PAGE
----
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Out On The Mudline

Corn Was Important On Early Farm

By W. P. Sissell


When my dad (Mr. Reuel) traded with any hand one of the questions he asked the man was, “How many acres of corn do you want?” This would be followed by “How many hogs do you kill and do you have a cow or cows?”  Although many of them did not have cows some did and they would be pastured with our dairy herd.

Actually Dad was asking the man if he had bread, meat and drink for his family.  Almost always, if they did not have it when the came, they did when they left.  One, dear old fellow that he was, always had the key to the smokehouse in his pocket and only he used that key.

As I go and come from Batesville I am reminded, each time that I pass my neighbors cornfield, of my father.  We lived and farmed on the Mudline when the growing of corn was almost totally different.  My neighbor, Dick Monteith, a former student, would gasp or gag or something else at the thought of having a plant population like we wound up with in those early days.  We planted on 38 inch rows, dropping a seed every 18 inches, then thinned to 36 inches.  Until the hybrids and other corns especially for our country were introduced, we did little fertilization on corn.  With the introduction of hybrids and some even before, higher fertilization began.  Today corn fertilization equals cotton fertilization.  I think it works well in a soybean rotation.

Mr. Monteith’s and most other farmer’s fertilization program would amaze most people. My Dad would love it.  Listen to Dick’s planting schedule,  26,000 seeds per acre with the expectation of getting a stalk population of 26,270 plants.  That’s 26,270 ears.

Storing the Crop

On our farm the corn storage was three large cribs.  One, the largest of the three, was in the barn proper.  In necessity cases there were two horse stables that could be used. Corn stored in these was usually used for the work stock, and some for hogs in the pen near the barn.  Two of the large cribs were at the north end of the machine shed.  Near the doors of these cribs was the location for a hammer mill which meant many rainy days were not times of relaxation.  Those days were often taken up by several of us “hands” operating that hammer mill to grind a pickup load of bags of corn for mixing with oil meal, oyster shell flour and salt – in the feed mixing room—also the storage place for sacks of oil meal and barrels of the other ingredients mentioned (I’ve been looking for some tow sacks—burlap bags –can’t find them so my wife is going to let me use old towels to make a fly rub for my calves).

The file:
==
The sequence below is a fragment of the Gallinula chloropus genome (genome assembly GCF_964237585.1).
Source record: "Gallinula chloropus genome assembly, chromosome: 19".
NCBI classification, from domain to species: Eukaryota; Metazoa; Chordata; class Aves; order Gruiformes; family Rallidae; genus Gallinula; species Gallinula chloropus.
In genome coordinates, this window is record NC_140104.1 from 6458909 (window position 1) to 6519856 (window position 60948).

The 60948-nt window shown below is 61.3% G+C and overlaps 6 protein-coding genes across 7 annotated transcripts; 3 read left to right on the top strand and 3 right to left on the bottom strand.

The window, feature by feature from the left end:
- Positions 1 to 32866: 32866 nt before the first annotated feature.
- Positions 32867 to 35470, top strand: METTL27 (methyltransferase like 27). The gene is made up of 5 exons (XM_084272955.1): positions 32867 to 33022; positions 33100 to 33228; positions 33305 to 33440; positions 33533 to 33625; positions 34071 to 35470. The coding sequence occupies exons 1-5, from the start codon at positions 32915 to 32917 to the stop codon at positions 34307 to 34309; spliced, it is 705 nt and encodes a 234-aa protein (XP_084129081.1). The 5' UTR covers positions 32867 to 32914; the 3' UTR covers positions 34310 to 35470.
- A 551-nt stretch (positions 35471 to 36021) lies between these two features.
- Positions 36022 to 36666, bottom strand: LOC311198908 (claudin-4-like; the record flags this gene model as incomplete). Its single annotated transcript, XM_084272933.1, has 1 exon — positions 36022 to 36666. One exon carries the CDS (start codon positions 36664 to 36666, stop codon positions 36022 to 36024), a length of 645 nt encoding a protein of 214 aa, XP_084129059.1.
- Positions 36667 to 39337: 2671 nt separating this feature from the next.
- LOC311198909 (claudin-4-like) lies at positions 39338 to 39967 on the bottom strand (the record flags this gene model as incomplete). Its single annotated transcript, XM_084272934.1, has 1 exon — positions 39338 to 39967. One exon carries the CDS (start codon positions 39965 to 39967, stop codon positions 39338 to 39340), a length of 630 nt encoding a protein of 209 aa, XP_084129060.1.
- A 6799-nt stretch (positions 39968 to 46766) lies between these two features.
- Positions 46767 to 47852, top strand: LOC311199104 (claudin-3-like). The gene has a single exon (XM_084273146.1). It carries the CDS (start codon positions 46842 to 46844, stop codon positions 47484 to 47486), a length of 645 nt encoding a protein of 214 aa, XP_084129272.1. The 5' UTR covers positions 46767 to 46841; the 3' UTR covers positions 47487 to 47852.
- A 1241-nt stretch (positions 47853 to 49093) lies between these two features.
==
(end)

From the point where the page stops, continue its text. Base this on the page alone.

I know these two cribs alone would hold a 30-foot trailer load of ear corn.  One year we had a short corn crop and had to buy a load to finish the hog crop out.  At the other end of that machine shed, next to the farm shop, there was a stall that was sometimes pressed into service as a crib.  Most of the time it was the place where my brother, Reuel, Jr., worked on his cars—first the Model T then a Star (the one I learned to drive on) that Granddad gave him, and later an Oldsmobile Coupe.  He and Russell Wright used to tear a motor down on Saturday, just to have something to do Sunday afternoon.

 All this corn I’ve been talking about wasn’t picked with a machine.  In later years we had a corn combine which, in high yielding corn could gather a thousand bushels a day (that’s shelled). In those early days all ours was gathered after fully maturing. Ever hear of a “bang-board?” If you turn at Terza Road north off Highway 6 you can see Mr. Monteith’s modern facility for handling shelled corn—drying and storage—just past the Highway 35 intersection.

Dad Loved To Hear Corn Grow

My Dad loved to show his crops to visitors— Sunday afternoon was for riding the “turn-rows.”  I started writing this today with one of those Sunday afternoon walks on my mind.  As I came from Batesville a little while ago I saw Dick’s cornfield.  It has grown this week—as you pass it today the entire field blends into a solid green blanket only about four  inches high.

Soon it will  be like that field on the north bank of Otuckalofa.  God has drawn little green lines on every row.

When father said, “Come on son let’s go see how the corn crop is doing,”  I went with him, eagerly.  As we walked through the corn—even higher than his better than six feet—he suddenly stopped and grasped a developed ear—as he asked, “Listen son, can you hear it growing?”  

I stopped and listened intently.  When I turned toward where he had been a few minutes ago, he was gone and I was scared but I soon found him again—that corn was much taller than me.  Today, as I write, I can remember him in another stance as he shouldered that bushel cotton basket of corn to feed his hogs.  He fed and cared for me too.

Our wish for all of you out there is a wonderful week.  

As I answered the phone yesterday afternoon, long time friend Bob Samuels said “Would you believe that I just finished reading your column.”  My long time friend is having troubles and I want to personally ask your prayers for him in these days of trial.  We talked for a few minutes and signed off.  Bob and I were on Camp Ground School’s great eighth grade baseball team many, many years ago.

I do think that we’re having April showers in May but you can still reach me most of the time at 23541 Highway 6, Batesville, MS 38606 or 662-563-9879.

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